A dance movie? In five star films? The horror! The blasphemy! The indignity of it all! While most generic dance flicks automatically have you cocking a pistol and pointing it at your cranium, How She Movie is definitely not one of them. Gritty, compelling, and emotional, this look into the world of ‘step’ is an indie gem that slipped under the radar. It’s also one that definitely deserves a second look.
It begins simply enough: a child’s rhyme plays softly as an old video of two girls dancing is shown. Then the music changes in intensity: a dramatic beat is introduced and we now see a young woman dancing along to the video. But it's not the cute, innocent movements of the kids. It's an angry, almost violent physical display that matches the ferocious switch in music. It builds and builds and you know something this relentless cannot last. The opening scene ends in tears as the nameless woman dancing to the clip breaks down, sobbing.
This is all in the first two minutes. We know nothing of the characters, we know nothing of the setting or the situation. Perhaps it's this lack of prior knowledge that makes the scene all the more affecting. As How She Moves unfolds we learn the girl is our central character - Raya Green (Rutina Wesley) - and she is watching a video of her and her older sister when they used to compete in step competitions as kids. Her sister is dead now, having recently died of a drug overdose. With every last cent her parents had poured into fighting the addiction, Raya has been pulled out of private school and returned to the ghetto she so desperately sought to escape. From the jump director Ian Iqbal Rashid sets us up for an alternative to the dance movie experience.
Song: G-Slide (Tour Bus) – Lil Mama ft Kadar
Ian Iqbal Rashid
A Sundance darling with his first feature Touch Of Pink (which spent 12 years in development), Ian Iqbal Rashid returned to the festival four years later with How She Move - something entirely different and entirely surprising. The openly gay poet, screenwriter and filmmaker brought a new element to the stereotypical dance flick and critics responded to it with the film nominated for the Sundance World Cinema Grand Jury Prize. Sure, there are still cliches in How She Move but his execution and insight turned them into catharsis.
Who run the world? Girls
Raya is an ambitious, determined individual and she's willing to do what she has to achieve her goals. In How She Move that means turning down an invitation to dance with an all-female crew in favour of angling her way into an all-male crew because she knows they have a better chance at winning. Bitches get shit done. On the flip side, the all female crew is just as hungry: knowing that judges favour the opposite sex in the world of step dancing, they steal a male crew's routine and perform it even though it requires humping the ground and switching up the lyrics from girlfriend to boyfriend i.e. "he want it, he like it hot-hot-hot" (Montell Jordan, what a poet). Bitches don't give a f***.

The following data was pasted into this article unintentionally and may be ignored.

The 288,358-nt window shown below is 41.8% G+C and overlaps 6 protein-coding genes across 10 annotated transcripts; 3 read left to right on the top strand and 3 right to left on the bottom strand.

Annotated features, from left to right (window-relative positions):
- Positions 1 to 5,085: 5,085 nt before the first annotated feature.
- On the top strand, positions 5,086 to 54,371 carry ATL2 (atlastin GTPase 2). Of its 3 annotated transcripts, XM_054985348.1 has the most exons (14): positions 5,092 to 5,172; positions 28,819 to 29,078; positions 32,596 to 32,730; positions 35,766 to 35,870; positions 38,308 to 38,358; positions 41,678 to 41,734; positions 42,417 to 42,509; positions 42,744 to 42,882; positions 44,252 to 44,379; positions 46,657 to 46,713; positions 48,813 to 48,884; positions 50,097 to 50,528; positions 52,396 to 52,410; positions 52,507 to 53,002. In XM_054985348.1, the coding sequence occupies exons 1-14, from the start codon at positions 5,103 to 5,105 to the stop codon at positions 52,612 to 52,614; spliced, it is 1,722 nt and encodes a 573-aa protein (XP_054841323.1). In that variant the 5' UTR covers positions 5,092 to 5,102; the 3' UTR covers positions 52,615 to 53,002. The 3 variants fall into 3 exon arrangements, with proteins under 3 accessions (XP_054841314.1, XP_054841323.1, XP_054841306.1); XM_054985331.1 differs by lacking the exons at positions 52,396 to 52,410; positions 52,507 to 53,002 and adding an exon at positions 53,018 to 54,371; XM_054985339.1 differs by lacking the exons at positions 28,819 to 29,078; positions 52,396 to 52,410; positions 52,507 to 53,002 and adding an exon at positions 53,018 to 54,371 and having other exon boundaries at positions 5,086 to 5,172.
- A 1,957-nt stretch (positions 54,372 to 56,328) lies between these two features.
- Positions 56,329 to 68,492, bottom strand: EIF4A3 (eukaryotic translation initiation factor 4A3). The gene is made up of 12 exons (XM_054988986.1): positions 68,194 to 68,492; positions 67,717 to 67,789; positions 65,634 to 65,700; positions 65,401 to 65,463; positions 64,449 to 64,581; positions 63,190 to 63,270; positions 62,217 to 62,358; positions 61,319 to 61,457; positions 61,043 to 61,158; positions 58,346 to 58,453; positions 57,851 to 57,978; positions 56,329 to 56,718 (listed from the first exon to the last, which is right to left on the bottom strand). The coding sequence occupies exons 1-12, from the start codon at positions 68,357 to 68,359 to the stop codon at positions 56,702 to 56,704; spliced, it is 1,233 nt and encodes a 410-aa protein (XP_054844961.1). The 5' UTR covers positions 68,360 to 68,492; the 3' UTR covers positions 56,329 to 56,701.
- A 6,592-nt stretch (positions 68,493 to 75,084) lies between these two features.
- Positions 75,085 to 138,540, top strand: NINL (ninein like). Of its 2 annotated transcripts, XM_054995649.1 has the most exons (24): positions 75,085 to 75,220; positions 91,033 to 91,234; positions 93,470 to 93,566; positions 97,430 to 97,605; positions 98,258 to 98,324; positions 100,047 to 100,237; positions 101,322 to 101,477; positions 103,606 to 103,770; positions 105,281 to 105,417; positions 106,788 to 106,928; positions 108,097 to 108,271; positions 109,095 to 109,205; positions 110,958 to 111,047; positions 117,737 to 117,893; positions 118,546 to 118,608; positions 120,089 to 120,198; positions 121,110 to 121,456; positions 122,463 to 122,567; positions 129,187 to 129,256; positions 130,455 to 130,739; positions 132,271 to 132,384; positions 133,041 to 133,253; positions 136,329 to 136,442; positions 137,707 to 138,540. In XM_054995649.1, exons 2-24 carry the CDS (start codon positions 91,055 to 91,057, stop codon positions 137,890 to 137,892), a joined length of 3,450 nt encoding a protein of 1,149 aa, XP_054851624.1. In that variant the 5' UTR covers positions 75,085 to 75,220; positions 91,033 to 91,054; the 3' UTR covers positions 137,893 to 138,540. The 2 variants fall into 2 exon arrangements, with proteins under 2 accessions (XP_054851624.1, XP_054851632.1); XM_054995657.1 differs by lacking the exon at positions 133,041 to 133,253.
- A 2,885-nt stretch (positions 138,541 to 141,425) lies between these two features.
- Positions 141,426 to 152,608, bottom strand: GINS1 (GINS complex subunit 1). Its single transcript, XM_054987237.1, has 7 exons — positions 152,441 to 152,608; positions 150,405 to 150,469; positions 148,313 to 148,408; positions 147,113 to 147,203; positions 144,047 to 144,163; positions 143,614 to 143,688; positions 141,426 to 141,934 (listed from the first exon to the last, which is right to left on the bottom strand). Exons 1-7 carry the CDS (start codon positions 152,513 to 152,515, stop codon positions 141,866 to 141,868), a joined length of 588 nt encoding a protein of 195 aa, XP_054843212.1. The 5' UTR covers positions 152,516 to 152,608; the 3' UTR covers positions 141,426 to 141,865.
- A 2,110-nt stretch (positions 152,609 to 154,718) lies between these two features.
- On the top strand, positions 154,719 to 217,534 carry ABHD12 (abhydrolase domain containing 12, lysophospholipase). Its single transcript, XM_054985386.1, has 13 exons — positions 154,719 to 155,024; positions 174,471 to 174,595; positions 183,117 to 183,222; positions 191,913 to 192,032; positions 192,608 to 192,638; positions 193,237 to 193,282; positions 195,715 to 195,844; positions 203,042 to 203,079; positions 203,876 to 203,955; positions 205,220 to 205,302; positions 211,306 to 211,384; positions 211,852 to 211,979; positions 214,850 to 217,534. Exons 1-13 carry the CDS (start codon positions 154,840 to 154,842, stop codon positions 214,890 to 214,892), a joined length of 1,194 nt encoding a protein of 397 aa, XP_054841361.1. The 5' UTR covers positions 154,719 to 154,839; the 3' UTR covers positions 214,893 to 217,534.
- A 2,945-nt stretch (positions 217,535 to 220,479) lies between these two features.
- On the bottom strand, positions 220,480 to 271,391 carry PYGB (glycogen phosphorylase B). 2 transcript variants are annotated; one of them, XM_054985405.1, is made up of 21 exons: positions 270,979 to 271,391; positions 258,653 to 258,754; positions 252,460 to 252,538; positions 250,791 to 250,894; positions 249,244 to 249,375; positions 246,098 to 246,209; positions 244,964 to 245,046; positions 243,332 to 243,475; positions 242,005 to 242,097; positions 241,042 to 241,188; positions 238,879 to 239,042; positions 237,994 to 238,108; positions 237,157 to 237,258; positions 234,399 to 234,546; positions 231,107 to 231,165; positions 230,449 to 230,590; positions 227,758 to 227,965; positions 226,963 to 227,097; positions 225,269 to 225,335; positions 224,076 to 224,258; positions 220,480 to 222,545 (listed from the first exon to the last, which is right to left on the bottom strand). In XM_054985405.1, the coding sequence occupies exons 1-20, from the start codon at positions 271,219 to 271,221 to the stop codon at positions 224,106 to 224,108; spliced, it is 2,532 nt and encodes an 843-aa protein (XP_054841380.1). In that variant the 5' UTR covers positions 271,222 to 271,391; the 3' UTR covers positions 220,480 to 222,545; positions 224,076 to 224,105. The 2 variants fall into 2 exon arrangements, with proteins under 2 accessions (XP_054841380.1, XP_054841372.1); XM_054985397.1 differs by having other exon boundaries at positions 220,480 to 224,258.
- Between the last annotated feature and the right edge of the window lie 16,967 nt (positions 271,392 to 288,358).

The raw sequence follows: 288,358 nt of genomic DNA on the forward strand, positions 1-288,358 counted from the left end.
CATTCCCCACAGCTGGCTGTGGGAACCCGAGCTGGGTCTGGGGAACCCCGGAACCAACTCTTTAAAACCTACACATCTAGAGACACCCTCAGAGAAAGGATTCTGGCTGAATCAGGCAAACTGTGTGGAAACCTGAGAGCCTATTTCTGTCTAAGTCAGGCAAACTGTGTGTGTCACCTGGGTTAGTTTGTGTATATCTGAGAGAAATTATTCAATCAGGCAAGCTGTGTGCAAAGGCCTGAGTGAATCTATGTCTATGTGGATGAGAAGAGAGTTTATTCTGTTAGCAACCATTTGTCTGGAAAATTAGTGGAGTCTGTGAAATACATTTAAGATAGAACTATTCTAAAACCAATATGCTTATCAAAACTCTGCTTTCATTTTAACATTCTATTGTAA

Before she went on to become one of the most annoying characters on television (Tara in True Blood), Rutina Wesley was a Juilliard graduate looking for her big break. She found it in How She Move, a big screen debut that announced her to the world. Not only was Wesley able to highlight Raya's emotions like an exposed nerve, she brought a magnetic physicality that the role demanded. Perhaps that’s what makes her run on True Blood so frustrating - knowing there's this talented individual just waiting to step into the ring.
By its very definition a dance movie is going to have dance scenes, but if Make It Happen and Step Up 4 taught us anything it's that the quality can be questionable. How She Move, however, not only answers all of the questions - it rams them down your puny human throat. Step dancing isn't soft, fluid or pretty to look at: it's aggressive, raw and tribal. New York choreographer Hi-Hat (don't question the name) was the man for the job and boy did he deliver. The hip hop choreographer is best known for his work with everyone from Missy Elliott to Jay-Z and segments on the US version of So You Think You Can Dance (he's also responsible for The Clovers routines in Bring It On). But Hi-Hat was at his best making beats with peoples bodies in How She Move where there were literally limb dislocations mid-routine for added affect. Case and point: the finale.
Maria Lewis - follow Maria on Twitter here: @moviemazz